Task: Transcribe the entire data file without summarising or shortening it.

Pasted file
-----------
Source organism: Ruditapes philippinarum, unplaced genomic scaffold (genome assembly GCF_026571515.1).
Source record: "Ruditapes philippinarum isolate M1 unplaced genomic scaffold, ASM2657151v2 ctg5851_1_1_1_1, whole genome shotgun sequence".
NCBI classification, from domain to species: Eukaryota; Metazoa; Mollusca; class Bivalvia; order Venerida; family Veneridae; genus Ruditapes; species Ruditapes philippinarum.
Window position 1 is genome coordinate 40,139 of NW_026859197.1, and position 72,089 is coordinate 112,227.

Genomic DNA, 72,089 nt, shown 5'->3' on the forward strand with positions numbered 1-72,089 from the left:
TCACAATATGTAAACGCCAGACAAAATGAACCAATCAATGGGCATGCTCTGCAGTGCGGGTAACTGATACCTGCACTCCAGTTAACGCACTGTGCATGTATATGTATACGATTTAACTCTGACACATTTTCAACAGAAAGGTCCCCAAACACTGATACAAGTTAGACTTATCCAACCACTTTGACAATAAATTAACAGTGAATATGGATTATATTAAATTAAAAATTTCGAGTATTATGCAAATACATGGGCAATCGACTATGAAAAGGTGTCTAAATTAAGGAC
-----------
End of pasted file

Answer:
Source organism: Ruditapes philippinarum, unplaced genomic scaffold (genome assembly GCF_026571515.1).
Source record: "Ruditapes philippinarum isolate M1 unplaced genomic scaffold, ASM2657151v2 ctg5851_1_1_1_1, whole genome shotgun sequence".
NCBI classification, from domain to species: Eukaryota; Metazoa; Mollusca; class Bivalvia; order Venerida; family Veneridae; genus Ruditapes; species Ruditapes philippinarum.
Window position 1 is genome coordinate 40,139 of NW_026859197.1, and position 72,089 is coordinate 112,227.

Genomic DNA, 72,089 nt, shown 5'->3' on the forward strand with positions numbered 1-72,089 from the left:
TCACAATATGTAAACGCCAGACAAAATGAACCAATCAATGGGCATGCTCTGCAGTGCGGGTAACTGATACCTGCACTCCAGTTAACGCACTGTGCATGTATATGTATACGATTTAACTCTGACACATTTTCAACAGAAAGGTCCCCAAACACTGATACAAGTTAGACTTATCCAACCACTTTGACAATAAATTAACAGTGAATATGGATTATATTAAATTAAAAATTTCGAGTATTATGCAAATACATGGGCAATCGACTATGAAAAGGTGTCTAAATTAAGGAC